Updated April 28, 2019
There’s a lot of good information online, but some myths persist. This includes misconceptions about the disease mesothelioma: where it comes from, who gets it, and what going to trial for an asbestos injury case looks like. With so much on your mind with your diagnosis, it can be hard to find the facts, so the lawyers at Wilson Kehoe Winingham are here to shed light on the truth behind some common myths.
A lot of people don’t know where they encountered asbestos, but they deserve recovery for their injuries. Law firms that specialize in mesothelioma cases often employ or have contact with occupational or environmental medicine experts who work to help people figure out where they could have been exposed. Any personal injury attorney specializing in mesothelioma settlements will also know where to look, so whether you were exposed at work, school, in your home, or somewhere else, your attorney’s job is to figure it out so you can get compensation.
While it’s true that mesothelioma is a cancer and that it commonly shows up in the lungs, it’s not true that mesothelioma is a lung cancer. It can develop around the lungs but also around the lining of the abdomen, heart, and testicles. Mesothelioma doesn’t even develop inside of organs at all: It affects the tissue lining known as the mesothelium that lubricates organs and allows them to function properly.
Because a lot of the people who become diagnosed with mesothelioma are men who worked in industries that used asbestos, people think the disease is unique to them. However, even if they don’t work in industrial settings, women could also have been exposed to asbestos. Women and children are more commonly secondary exposure victims who encountered asbestos while doing laundry or greeting their spouse or parent after they get home from work.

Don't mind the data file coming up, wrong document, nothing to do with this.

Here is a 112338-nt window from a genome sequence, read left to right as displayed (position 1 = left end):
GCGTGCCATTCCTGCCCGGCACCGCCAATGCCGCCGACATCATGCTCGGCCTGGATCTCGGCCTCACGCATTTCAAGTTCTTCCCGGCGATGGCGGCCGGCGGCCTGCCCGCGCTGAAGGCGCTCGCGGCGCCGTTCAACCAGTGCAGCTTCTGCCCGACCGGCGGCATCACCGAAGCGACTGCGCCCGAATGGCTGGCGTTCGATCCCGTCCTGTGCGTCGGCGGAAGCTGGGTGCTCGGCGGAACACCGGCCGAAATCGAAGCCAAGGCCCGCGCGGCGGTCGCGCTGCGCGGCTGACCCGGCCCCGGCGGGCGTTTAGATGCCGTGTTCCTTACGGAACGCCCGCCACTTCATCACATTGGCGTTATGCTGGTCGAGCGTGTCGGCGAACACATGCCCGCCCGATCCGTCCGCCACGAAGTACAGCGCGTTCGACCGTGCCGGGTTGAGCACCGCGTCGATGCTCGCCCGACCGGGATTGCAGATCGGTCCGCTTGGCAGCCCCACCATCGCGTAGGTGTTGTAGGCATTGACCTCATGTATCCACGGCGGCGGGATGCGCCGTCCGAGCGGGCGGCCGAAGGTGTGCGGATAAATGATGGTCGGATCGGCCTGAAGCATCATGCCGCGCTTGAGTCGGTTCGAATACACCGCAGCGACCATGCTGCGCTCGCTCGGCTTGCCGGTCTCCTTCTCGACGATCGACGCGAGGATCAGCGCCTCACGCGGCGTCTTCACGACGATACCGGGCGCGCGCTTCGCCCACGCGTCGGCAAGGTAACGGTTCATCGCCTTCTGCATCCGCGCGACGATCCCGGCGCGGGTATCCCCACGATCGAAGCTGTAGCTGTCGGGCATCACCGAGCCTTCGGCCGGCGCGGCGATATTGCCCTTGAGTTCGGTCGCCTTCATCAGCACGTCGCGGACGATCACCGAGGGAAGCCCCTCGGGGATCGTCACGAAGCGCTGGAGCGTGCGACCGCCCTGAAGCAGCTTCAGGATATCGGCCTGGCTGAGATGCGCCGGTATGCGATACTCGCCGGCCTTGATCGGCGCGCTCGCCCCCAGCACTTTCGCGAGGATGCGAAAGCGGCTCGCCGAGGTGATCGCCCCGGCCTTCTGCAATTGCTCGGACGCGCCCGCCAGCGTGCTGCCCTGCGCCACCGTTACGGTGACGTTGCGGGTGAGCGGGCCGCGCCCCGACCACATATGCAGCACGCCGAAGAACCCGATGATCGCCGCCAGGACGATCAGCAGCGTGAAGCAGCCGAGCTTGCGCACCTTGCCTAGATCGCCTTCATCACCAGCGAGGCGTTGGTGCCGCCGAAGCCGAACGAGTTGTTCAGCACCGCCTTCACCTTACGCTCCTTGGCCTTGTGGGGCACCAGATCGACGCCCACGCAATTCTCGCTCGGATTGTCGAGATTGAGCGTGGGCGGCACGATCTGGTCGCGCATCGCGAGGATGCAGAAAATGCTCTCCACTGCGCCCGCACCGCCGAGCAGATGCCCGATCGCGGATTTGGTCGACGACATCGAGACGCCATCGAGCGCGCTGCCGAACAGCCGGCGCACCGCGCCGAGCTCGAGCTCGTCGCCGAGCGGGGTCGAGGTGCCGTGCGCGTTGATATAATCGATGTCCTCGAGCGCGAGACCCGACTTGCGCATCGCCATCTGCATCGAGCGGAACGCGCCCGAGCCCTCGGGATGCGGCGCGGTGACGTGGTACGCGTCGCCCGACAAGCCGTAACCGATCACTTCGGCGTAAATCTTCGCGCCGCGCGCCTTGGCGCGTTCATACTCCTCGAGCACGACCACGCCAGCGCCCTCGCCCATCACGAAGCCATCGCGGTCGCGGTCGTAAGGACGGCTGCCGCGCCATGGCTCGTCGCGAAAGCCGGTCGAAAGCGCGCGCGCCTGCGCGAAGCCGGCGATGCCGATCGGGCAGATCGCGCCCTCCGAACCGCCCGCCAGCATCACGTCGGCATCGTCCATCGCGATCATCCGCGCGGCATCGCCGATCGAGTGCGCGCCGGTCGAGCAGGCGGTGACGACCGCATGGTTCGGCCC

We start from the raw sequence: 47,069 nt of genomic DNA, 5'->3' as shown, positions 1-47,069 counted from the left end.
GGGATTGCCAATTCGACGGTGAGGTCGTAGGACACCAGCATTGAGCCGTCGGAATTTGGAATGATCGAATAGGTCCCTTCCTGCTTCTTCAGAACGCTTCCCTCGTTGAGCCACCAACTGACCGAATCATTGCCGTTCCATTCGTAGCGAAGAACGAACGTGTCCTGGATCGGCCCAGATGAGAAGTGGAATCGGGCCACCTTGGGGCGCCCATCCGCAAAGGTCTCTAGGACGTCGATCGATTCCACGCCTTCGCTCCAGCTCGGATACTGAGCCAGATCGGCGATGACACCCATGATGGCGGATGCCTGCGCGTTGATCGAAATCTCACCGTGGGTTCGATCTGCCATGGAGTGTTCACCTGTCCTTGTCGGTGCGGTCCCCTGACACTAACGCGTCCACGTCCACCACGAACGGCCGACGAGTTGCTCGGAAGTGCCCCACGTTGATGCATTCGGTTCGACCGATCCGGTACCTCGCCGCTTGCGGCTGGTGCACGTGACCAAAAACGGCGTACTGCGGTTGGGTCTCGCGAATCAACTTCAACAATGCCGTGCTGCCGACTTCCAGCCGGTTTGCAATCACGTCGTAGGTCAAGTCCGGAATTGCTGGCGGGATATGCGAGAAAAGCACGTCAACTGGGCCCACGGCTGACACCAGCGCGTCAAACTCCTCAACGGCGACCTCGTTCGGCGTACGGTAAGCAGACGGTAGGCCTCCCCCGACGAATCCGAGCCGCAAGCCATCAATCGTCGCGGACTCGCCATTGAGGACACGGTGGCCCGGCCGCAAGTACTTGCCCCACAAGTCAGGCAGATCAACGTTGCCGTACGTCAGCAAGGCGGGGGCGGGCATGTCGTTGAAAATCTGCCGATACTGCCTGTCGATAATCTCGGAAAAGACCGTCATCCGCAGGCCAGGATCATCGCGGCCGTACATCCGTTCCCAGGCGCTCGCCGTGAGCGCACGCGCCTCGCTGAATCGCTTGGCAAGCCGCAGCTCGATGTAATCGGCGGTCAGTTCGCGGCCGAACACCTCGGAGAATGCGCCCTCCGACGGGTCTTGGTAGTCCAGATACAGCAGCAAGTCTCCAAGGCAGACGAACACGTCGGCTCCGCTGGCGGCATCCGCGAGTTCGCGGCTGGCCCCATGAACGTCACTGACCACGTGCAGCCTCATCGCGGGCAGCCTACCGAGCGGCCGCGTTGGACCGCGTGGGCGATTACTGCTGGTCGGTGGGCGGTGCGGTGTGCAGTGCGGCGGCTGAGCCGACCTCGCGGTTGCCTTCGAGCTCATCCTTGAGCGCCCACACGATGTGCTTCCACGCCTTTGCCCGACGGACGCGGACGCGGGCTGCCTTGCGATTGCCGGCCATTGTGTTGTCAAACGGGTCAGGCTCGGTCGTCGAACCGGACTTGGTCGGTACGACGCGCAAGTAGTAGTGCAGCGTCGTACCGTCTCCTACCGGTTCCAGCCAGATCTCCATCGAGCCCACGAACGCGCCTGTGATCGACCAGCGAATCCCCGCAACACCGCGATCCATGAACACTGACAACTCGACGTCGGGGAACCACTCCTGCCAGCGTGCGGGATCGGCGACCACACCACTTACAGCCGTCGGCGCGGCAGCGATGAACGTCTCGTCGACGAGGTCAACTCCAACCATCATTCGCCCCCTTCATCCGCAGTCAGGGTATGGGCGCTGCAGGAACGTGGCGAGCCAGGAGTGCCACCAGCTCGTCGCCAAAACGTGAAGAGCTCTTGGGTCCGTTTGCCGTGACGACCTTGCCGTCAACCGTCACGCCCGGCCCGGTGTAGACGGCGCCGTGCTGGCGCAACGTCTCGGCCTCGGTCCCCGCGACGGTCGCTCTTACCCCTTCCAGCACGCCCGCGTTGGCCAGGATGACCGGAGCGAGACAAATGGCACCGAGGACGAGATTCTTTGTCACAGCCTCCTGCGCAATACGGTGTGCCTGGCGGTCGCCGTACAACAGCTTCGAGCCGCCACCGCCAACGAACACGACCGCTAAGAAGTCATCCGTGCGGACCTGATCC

Asbestos is not banned in the United States, despite the regulations being stricter. Consumer goods, commonly hardware or home improvement products, can still contain asbestos, often under the labels “Canadian fiber” or “chrysotile.” Additionally, buildings that were constructed or renovated between 1930 and 1980 are far more likely to have asbestos in materials like the ceiling, floor, and some fixtures.
No matter what age you are, you can develop this type of cancer. Younger people are more likely to have developed it because of secondary asbestos exposure than older people. The reason this myth prevails is because mesothelioma takes many years to develop, by which point someone who was directly exposed to it is likely to be older.
This myth is technically true, in that veterans can’t sue the government. However, this doesn’t mean that veterans are incapable of suing a liable party for asbestos exposure at all. In this case, your recourse is likely going to be against manufacturers that supplied the asbestos products to the government. Veterans could also get benefits from the Veterans Association for their asbestos exposure illness. Your path to recovering damages might not be an obvious one, but an attorney can help you figure out your options.
Not so fast. Asbestos isn’t dangerous if it’s intact. If you damage it or if it disintegrates into dust due to old age, then inhalation and therefore exposure can be a problem. No matter what you do, don’t try to remove asbestos on your own, because you might endanger yourself and the people around you. Professional asbestos removal services have the proper equipment, training, and licensure to remove and dispose of this chemical, so if you feel that your home is dangerous, call them.
If you or a loved one have been injured at your place of work or have been diagnosed with mesothelioma, you are urged to contact the Indianapolis Workplace Accident Attorneys of Wilson Kehoe Winingham. The lawyers at WKW can help you get the compensation you deserve. Call 317.920.6400 or fill out an online contact form for a free, no-obligation case evaluation.
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